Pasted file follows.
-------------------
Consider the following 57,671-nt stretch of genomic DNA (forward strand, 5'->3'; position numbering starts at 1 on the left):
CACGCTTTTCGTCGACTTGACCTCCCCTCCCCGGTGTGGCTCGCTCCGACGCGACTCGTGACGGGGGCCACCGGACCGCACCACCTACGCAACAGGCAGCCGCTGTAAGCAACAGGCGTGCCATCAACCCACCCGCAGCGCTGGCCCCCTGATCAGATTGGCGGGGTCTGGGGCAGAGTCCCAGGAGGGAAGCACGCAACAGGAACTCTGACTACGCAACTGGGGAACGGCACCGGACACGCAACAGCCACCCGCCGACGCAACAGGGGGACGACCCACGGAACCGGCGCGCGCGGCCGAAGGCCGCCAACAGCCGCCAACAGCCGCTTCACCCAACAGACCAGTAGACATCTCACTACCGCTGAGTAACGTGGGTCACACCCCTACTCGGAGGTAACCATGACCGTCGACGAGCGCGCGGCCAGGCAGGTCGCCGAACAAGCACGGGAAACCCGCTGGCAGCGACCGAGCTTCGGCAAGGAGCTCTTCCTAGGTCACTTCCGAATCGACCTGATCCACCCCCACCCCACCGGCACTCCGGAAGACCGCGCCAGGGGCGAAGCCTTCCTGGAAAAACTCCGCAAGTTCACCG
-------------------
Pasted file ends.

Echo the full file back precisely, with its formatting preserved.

Consider the following 57,671-nt stretch of genomic DNA (forward strand, 5'->3'; position numbering starts at 1 on the left):
CACGCTTTTCGTCGACTTGACCTCCCCTCCCCGGTGTGGCTCGCTCCGACGCGACTCGTGACGGGGGCCACCGGACCGCACCACCTACGCAACAGGCAGCCGCTGTAAGCAACAGGCGTGCCATCAACCCACCCGCAGCGCTGGCCCCCTGATCAGATTGGCGGGGTCTGGGGCAGAGTCCCAGGAGGGAAGCACGCAACAGGAACTCTGACTACGCAACTGGGGAACGGCACCGGACACGCAACAGCCACCCGCCGACGCAACAGGGGGACGACCCACGGAACCGGCGCGCGCGGCCGAAGGCCGCCAACAGCCGCCAACAGCCGCTTCACCCAACAGACCAGTAGACATCTCACTACCGCTGAGTAACGTGGGTCACACCCCTACTCGGAGGTAACCATGACCGTCGACGAGCGCGCGGCCAGGCAGGTCGCCGAACAAGCACGGGAAACCCGCTGGCAGCGACCGAGCTTCGGCAAGGAGCTCTTCCTAGGTCACTTCCGAATCGACCTGATCCACCCCCACCCCACCGGCACTCCGGAAGACCGCGCCAGGGGCGAAGCCTTCCTGGAAAAACTCCGCAAGTTCACCG